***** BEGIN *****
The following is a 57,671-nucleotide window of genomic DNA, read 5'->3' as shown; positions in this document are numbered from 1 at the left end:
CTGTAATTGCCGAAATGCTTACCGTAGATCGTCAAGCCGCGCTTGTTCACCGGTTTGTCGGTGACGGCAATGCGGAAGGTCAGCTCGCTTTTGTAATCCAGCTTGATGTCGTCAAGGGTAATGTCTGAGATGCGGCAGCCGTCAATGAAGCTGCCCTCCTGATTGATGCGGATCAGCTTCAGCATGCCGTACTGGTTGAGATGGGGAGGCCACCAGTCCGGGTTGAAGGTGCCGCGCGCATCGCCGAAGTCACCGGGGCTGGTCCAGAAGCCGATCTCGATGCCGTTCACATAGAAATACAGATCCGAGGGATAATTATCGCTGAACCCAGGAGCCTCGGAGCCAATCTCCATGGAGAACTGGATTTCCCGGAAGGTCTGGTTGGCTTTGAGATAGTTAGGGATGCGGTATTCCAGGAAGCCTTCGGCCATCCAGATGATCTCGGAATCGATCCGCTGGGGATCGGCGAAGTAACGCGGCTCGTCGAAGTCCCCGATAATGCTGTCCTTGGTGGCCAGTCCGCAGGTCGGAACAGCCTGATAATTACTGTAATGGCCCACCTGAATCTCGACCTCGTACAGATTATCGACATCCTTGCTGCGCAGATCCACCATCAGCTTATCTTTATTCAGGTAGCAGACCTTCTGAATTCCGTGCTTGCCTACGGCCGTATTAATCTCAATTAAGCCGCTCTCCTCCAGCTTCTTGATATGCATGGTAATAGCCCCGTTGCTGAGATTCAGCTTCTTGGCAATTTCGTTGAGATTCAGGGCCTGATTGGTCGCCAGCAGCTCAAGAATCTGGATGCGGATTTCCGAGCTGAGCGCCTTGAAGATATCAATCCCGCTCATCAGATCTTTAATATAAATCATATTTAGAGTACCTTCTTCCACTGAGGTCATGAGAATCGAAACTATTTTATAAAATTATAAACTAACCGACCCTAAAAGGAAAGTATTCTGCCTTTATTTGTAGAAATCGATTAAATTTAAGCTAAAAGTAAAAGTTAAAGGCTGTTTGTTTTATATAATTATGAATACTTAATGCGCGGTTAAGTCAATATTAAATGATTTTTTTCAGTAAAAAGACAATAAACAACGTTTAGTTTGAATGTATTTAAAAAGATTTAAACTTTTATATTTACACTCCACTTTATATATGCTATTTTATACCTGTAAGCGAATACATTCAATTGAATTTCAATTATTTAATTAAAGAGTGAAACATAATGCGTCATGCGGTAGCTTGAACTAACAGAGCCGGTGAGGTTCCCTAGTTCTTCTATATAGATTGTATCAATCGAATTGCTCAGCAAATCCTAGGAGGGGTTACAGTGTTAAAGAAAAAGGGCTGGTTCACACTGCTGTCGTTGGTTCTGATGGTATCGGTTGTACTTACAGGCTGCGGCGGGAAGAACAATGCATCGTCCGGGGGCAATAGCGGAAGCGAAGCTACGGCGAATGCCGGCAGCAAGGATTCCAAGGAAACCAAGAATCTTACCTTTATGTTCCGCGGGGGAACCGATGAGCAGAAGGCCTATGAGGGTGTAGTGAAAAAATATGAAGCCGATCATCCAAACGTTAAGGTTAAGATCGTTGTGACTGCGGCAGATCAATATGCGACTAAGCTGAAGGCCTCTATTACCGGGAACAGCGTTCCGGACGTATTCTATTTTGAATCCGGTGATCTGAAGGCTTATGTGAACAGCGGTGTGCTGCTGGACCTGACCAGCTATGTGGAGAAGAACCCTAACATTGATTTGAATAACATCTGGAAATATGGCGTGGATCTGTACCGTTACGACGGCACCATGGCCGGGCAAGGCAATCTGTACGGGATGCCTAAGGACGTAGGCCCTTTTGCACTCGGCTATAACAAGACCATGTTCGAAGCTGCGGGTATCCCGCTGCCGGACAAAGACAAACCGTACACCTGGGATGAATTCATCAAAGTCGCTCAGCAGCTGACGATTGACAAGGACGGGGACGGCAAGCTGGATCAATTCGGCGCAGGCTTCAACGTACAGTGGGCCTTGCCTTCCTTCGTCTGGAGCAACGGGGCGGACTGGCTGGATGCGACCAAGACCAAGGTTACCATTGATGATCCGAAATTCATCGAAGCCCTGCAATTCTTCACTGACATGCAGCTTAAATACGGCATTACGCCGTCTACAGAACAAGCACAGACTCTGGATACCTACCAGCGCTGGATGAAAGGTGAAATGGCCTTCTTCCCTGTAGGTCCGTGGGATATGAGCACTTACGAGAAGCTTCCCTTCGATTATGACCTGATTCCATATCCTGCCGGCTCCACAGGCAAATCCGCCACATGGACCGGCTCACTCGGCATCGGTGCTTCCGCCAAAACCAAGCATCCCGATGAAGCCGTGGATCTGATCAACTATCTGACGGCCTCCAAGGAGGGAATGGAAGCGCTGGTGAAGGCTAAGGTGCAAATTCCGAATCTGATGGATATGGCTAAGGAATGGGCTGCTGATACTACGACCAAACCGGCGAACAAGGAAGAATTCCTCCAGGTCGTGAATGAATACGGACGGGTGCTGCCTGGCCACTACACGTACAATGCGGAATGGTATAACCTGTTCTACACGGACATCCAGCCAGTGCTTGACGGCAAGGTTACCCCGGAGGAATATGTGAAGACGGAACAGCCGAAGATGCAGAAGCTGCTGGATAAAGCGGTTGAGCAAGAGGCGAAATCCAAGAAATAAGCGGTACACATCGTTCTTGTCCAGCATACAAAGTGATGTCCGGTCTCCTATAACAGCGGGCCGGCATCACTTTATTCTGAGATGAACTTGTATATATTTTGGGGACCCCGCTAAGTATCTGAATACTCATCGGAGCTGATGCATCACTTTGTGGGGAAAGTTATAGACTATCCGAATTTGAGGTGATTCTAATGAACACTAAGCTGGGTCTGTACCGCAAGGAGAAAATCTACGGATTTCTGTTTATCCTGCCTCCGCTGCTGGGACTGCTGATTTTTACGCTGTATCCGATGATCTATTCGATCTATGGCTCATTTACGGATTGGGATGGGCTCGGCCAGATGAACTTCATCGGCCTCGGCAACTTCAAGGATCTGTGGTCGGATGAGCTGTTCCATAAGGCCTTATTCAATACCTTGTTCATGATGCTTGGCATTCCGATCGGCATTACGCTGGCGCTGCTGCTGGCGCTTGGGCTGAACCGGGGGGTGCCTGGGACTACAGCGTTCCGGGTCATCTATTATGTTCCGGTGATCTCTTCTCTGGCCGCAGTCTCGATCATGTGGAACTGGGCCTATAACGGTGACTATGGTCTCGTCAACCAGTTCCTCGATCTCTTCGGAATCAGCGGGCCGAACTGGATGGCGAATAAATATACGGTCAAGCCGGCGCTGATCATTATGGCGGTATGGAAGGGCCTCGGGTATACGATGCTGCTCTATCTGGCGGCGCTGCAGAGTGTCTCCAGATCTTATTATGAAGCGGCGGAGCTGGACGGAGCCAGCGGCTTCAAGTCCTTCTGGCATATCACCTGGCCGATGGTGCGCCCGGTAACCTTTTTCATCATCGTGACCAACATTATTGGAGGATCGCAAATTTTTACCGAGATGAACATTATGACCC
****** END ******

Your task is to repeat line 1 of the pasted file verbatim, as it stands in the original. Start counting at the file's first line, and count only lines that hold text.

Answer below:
The following is a 57,671-nucleotide window of genomic DNA, read 5'->3' as shown; positions in this document are numbered from 1 at the left end: